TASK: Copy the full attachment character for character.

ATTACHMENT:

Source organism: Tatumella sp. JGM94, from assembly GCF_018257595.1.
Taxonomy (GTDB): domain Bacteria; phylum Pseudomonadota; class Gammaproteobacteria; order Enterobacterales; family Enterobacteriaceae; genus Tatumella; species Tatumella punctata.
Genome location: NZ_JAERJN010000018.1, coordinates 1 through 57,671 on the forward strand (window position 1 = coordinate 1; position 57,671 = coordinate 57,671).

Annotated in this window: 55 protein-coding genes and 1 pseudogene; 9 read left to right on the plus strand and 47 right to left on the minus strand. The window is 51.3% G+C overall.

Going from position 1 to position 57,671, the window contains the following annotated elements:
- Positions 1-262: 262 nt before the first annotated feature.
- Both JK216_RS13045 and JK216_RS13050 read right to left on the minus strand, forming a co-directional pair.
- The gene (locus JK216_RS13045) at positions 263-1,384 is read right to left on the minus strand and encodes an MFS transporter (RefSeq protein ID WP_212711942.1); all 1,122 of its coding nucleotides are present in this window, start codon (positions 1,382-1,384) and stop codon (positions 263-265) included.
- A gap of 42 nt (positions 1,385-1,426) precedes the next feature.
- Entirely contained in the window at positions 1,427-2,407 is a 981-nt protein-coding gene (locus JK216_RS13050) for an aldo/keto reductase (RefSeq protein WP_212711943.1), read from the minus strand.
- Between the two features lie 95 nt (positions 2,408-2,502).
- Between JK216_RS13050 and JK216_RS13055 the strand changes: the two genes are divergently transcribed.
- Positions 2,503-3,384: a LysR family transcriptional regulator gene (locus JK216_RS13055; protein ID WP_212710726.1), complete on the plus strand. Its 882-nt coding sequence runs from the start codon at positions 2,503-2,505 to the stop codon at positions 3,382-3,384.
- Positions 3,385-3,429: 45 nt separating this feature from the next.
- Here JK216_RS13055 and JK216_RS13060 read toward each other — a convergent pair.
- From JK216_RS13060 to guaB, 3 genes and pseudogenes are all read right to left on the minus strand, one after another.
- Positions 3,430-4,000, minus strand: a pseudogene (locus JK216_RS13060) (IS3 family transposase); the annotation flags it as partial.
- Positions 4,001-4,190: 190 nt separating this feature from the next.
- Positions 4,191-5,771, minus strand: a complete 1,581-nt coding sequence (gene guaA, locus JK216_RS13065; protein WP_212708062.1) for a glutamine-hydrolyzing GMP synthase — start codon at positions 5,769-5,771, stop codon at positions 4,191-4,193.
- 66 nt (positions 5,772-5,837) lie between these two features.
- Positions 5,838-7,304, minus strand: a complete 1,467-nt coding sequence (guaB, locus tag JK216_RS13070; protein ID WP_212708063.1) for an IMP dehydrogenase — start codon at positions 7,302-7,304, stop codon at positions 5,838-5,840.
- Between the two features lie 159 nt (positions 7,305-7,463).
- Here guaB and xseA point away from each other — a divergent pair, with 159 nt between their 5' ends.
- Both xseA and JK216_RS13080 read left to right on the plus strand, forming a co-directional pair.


Source organism: Tatumella sp. JGM94, from assembly GCF_018257595.1.
Taxonomy (GTDB): domain Bacteria; phylum Pseudomonadota; class Gammaproteobacteria; order Enterobacterales; family Enterobacteriaceae; genus Tatumella; species Tatumella punctata.
Genome location: NZ_JAERJN010000018.1, coordinates 1 through 57,671 on the forward strand (window position 1 = coordinate 1; position 57,671 = coordinate 57,671).

Annotated in this window: 55 protein-coding genes and 1 pseudogene; 9 read left to right on the plus strand and 47 right to left on the minus strand. The window is 51.3% G+C overall.

Going from position 1 to position 57,671, the window contains the following annotated elements:
- Positions 1-262: 262 nt before the first annotated feature.
- Both JK216_RS13045 and JK216_RS13050 read right to left on the minus strand, forming a co-directional pair.
- The gene (locus JK216_RS13045) at positions 263-1,384 is read right to left on the minus strand and encodes an MFS transporter (RefSeq protein ID WP_212711942.1); all 1,122 of its coding nucleotides are present in this window, start codon (positions 1,382-1,384) and stop codon (positions 263-265) included.
- A gap of 42 nt (positions 1,385-1,426) precedes the next feature.
- Entirely contained in the window at positions 1,427-2,407 is a 981-nt protein-coding gene (locus JK216_RS13050) for an aldo/keto reductase (RefSeq protein WP_212711943.1), read from the minus strand.
- Between the two features lie 95 nt (positions 2,408-2,502).
- Between JK216_RS13050 and JK216_RS13055 the strand changes: the two genes are divergently transcribed.
- Positions 2,503-3,384: a LysR family transcriptional regulator gene (locus JK216_RS13055; protein ID WP_212710726.1), complete on the plus strand. Its 882-nt coding sequence runs from the start codon at positions 2,503-2,505 to the stop codon at positions 3,382-3,384.
- Positions 3,385-3,429: 45 nt separating this feature from the next.
- Here JK216_RS13055 and JK216_RS13060 read toward each other — a convergent pair.
- From JK216_RS13060 to guaB, 3 genes and pseudogenes are all read right to left on the minus strand, one after another.
- Positions 3,430-4,000, minus strand: a pseudogene (locus JK216_RS13060) (IS3 family transposase); the annotation flags it as partial.
- Positions 4,001-4,190: 190 nt separating this feature from the next.
- Positions 4,191-5,771, minus strand: a complete 1,581-nt coding sequence (gene guaA, locus JK216_RS13065; protein WP_212708062.1) for a glutamine-hydrolyzing GMP synthase — start codon at positions 5,769-5,771, stop codon at positions 4,191-4,193.
- 66 nt (positions 5,772-5,837) lie between these two features.
- Positions 5,838-7,304, minus strand: a complete 1,467-nt coding sequence (guaB, locus tag JK216_RS13070; protein ID WP_212708063.1) for an IMP dehydrogenase — start codon at positions 7,302-7,304, stop codon at positions 5,838-5,840.
- Between the two features lie 159 nt (positions 7,305-7,463).
- Here guaB and xseA point away from each other — a divergent pair, with 159 nt between their 5' ends.
- Both xseA and JK216_RS13080 read left to right on the plus strand, forming a co-directional pair.